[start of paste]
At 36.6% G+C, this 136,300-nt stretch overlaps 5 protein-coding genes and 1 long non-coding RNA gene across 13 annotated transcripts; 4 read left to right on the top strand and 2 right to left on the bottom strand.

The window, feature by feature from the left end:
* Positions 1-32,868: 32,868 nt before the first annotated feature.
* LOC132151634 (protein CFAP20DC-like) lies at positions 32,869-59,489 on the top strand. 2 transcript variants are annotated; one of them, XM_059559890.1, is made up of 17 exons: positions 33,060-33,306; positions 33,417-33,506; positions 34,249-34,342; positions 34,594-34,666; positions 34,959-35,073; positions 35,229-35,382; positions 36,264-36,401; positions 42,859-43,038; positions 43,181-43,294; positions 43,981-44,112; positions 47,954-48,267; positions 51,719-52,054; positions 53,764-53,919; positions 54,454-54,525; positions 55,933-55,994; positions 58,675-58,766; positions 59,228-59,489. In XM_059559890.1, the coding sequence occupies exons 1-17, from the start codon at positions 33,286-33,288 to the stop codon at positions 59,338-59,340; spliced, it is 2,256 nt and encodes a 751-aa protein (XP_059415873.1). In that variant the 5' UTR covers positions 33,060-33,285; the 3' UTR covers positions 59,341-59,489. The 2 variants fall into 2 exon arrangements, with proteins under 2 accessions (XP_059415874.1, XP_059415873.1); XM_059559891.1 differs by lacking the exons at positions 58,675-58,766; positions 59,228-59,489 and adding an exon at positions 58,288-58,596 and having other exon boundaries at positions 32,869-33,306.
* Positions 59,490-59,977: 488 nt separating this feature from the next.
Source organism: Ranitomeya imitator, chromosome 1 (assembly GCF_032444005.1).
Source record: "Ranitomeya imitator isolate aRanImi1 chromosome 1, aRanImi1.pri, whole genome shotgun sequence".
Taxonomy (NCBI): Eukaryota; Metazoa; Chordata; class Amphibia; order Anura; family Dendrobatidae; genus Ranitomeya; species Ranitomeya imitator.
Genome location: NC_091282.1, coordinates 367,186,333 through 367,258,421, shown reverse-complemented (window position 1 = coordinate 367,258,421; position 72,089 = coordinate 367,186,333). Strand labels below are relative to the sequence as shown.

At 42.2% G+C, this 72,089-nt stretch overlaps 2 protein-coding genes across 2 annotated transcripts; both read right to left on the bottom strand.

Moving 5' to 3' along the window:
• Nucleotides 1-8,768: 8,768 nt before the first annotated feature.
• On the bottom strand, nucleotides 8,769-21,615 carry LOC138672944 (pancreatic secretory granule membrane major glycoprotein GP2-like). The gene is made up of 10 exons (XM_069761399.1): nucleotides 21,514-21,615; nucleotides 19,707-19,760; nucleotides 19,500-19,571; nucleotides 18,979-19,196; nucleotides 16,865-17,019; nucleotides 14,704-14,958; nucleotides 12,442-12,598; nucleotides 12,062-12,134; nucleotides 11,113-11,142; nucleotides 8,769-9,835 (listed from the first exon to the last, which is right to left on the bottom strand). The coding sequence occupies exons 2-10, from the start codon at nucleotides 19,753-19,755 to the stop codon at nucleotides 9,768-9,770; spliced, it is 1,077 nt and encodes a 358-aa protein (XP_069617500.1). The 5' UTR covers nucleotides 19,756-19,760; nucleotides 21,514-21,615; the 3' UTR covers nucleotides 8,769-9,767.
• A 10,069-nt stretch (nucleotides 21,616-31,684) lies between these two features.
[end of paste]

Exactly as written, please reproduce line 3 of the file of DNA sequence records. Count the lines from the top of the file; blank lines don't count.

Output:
* Positions 1-32,868: 32,868 nt before the first annotated feature.